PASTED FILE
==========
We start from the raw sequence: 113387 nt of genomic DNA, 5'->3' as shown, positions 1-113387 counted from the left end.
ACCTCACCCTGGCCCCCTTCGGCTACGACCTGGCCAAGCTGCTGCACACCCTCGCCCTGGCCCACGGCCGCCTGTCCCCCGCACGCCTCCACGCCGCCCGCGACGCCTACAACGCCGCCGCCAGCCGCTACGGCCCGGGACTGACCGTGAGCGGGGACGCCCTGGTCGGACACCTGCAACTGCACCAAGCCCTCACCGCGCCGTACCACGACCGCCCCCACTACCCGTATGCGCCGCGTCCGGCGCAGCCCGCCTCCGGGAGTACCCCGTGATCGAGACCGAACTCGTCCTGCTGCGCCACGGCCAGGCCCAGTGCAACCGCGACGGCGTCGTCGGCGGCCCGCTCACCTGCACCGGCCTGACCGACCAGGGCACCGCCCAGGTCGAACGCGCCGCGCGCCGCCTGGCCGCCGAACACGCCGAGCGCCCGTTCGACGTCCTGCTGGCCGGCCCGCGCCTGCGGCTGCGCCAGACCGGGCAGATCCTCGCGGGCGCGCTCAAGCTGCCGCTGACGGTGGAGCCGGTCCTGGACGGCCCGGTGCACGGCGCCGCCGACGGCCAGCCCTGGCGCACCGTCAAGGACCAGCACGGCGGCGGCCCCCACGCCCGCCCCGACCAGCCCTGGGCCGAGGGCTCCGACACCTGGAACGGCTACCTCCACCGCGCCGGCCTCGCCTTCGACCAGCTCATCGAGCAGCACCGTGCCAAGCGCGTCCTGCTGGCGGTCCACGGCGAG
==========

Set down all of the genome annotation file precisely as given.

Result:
We start from the raw sequence: 113387 nt of genomic DNA, 5'->3' as shown, positions 1-113387 counted from the left end.
ACCTCACCCTGGCCCCCTTCGGCTACGACCTGGCCAAGCTGCTGCACACCCTCGCCCTGGCCCACGGCCGCCTGTCCCCCGCACGCCTCCACGCCGCCCGCGACGCCTACAACGCCGCCGCCAGCCGCTACGGCCCGGGACTGACCGTGAGCGGGGACGCCCTGGTCGGACACCTGCAACTGCACCAAGCCCTCACCGCGCCGTACCACGACCGCCCCCACTACCCGTATGCGCCGCGTCCGGCGCAGCCCGCCTCCGGGAGTACCCCGTGATCGAGACCGAACTCGTCCTGCTGCGCCACGGCCAGGCCCAGTGCAACCGCGACGGCGTCGTCGGCGGCCCGCTCACCTGCACCGGCCTGACCGACCAGGGCACCGCCCAGGTCGAACGCGCCGCGCGCCGCCTGGCCGCCGAACACGCCGAGCGCCCGTTCGACGTCCTGCTGGCCGGCCCGCGCCTGCGGCTGCGCCAGACCGGGCAGATCCTCGCGGGCGCGCTCAAGCTGCCGCTGACGGTGGAGCCGGTCCTGGACGGCCCGGTGCACGGCGCCGCCGACGGCCAGCCCTGGCGCACCGTCAAGGACCAGCACGGCGGCGGCCCCCACGCCCGCCCCGACCAGCCCTGGGCCGAGGGCTCCGACACCTGGAACGGCTACCTCCACCGCGCCGGCCTCGCCTTCGACCAGCTCATCGAGCAGCACCGTGCCAAGCGCGTCCTGCTGGCGGTCCACGGCGAG